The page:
At the International Legal Technology Association (ILTA) annual conference last week, alternative fee arrangements (AFA) was a hot topic. One dinner discussion with a few forward-thinking friends got me thinking about how firms cost matters and how best to handle sales commissions. 

What, you ask, there is no such thing as sales commission at a law firm.

Let’s face it, beyond the few firms still on lock-step partner pay, partner compensation reflects “rain making.” In most businesses, the partners who brought in the business would be paid a commission on the value of the deal (um, I mean matter or client).

Would it matter in setting an AFA price if law firms, irrespective of what they called commissions, separated out the “legal labor value” of partner work from the “sales value”?

In most businesses, commission is a “below the line” cost, meaning it is not part of the “cost of goods solds”. If, for example, partner R(ainmaker) brings in a $1mil matter, suppose her commission is $100k and that amount is accounted for separately. If both R and partner G(rinder) can do equivalent quality legal work, then, for costing purposes, both R and G should figure in to the cost at the same hourly rate.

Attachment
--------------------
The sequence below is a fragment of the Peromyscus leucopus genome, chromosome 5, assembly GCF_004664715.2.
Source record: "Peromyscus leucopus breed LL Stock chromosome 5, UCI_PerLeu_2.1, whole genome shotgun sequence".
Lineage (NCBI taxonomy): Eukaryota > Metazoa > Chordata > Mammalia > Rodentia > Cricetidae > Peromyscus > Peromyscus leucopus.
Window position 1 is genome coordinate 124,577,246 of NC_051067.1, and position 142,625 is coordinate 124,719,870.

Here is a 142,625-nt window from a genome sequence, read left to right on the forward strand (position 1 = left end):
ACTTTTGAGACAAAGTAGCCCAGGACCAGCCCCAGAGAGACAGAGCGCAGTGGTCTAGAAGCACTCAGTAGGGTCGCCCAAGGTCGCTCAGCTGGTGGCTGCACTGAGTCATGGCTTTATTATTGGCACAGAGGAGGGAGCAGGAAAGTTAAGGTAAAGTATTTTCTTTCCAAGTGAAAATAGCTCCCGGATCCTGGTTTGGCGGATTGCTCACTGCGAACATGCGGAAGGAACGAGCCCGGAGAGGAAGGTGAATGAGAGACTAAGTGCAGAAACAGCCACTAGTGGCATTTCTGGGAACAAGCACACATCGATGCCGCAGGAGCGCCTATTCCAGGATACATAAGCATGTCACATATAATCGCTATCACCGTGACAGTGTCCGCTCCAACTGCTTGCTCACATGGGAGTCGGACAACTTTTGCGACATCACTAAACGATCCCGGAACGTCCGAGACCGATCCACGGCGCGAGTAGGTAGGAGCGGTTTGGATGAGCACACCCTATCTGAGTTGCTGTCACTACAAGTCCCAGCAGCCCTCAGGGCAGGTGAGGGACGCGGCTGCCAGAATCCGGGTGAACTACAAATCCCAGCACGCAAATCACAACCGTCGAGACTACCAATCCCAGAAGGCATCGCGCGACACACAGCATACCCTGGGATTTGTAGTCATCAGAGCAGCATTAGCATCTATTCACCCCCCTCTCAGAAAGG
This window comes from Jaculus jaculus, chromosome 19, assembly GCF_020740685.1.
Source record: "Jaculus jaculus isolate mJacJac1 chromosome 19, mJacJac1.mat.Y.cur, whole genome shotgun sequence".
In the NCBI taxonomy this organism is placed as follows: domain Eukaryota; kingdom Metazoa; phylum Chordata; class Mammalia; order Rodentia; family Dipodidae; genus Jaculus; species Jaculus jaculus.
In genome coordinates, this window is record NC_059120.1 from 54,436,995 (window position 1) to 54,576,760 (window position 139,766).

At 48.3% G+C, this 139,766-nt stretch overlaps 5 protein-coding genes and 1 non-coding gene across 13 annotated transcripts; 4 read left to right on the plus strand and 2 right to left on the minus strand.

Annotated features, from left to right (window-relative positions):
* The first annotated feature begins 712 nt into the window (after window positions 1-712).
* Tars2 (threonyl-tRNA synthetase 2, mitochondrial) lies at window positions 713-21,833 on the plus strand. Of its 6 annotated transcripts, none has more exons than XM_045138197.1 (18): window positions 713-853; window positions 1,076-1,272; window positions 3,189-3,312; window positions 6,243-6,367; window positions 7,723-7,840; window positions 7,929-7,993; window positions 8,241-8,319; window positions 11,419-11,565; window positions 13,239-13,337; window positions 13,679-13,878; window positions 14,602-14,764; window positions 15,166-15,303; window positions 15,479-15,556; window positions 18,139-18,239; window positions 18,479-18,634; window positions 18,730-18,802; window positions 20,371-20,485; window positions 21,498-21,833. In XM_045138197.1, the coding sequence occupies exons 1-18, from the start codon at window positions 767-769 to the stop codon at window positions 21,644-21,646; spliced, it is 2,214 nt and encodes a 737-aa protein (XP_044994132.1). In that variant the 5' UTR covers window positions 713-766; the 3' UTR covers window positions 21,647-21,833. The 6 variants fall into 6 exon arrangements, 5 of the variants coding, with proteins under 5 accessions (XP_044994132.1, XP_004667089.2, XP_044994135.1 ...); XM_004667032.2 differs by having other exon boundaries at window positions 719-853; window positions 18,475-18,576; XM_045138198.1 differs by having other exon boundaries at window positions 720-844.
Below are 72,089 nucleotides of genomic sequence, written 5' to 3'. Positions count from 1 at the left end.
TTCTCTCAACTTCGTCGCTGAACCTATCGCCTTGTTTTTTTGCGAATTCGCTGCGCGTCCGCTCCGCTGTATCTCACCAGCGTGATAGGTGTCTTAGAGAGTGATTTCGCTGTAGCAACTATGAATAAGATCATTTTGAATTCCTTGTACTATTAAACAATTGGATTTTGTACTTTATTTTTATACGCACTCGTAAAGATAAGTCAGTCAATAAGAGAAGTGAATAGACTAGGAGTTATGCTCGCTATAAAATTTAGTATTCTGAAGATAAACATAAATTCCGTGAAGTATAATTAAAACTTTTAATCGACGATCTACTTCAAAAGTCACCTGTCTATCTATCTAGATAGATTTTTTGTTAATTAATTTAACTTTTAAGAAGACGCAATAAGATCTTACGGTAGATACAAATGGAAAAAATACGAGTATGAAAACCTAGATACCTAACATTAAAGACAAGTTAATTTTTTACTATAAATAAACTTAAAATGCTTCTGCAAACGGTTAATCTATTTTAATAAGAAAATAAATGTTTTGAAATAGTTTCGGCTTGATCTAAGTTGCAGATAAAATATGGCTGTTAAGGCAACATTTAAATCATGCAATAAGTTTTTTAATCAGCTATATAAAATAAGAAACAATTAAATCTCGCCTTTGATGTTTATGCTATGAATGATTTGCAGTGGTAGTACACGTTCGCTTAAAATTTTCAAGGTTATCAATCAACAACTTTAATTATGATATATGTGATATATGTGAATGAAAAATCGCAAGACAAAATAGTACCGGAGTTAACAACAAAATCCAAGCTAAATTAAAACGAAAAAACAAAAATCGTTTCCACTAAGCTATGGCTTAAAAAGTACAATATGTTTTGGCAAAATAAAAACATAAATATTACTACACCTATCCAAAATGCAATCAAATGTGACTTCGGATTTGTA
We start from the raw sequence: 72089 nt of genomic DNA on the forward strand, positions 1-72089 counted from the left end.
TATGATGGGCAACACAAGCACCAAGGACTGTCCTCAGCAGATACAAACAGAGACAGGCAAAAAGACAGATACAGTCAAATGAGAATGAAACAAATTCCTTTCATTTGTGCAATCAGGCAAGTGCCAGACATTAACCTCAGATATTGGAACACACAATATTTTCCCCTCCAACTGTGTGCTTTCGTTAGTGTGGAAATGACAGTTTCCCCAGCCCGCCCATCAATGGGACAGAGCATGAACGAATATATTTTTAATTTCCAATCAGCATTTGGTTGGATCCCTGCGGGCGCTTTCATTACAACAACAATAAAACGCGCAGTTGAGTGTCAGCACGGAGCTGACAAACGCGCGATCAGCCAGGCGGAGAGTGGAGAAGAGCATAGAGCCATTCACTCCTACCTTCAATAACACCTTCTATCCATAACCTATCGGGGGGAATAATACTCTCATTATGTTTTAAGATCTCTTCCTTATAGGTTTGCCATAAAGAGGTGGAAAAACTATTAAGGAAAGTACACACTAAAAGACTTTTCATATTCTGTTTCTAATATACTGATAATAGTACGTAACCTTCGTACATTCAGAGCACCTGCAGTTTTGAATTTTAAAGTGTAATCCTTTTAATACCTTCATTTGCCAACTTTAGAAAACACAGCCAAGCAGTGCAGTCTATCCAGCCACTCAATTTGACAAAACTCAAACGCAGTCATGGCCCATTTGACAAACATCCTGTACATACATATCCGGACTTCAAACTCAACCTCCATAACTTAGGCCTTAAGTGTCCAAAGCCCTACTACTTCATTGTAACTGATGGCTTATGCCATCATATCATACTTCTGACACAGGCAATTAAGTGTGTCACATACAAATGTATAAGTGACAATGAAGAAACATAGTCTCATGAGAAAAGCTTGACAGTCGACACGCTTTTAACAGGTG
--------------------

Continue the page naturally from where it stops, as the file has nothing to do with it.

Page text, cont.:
If, however, commission is bundled into R’s rate, then the matter may appear more expensive than it really is or the firm may mis-allocate work between Gs and Rs. Of course most firms don’t really have a great understanding of costs, so there is some circularity here. And my analysis assumes the net value to the firm of the $1mil value is actually $900k because of the commission paid.

Can anyone help with a theoretically sound approach for how best to think about this question?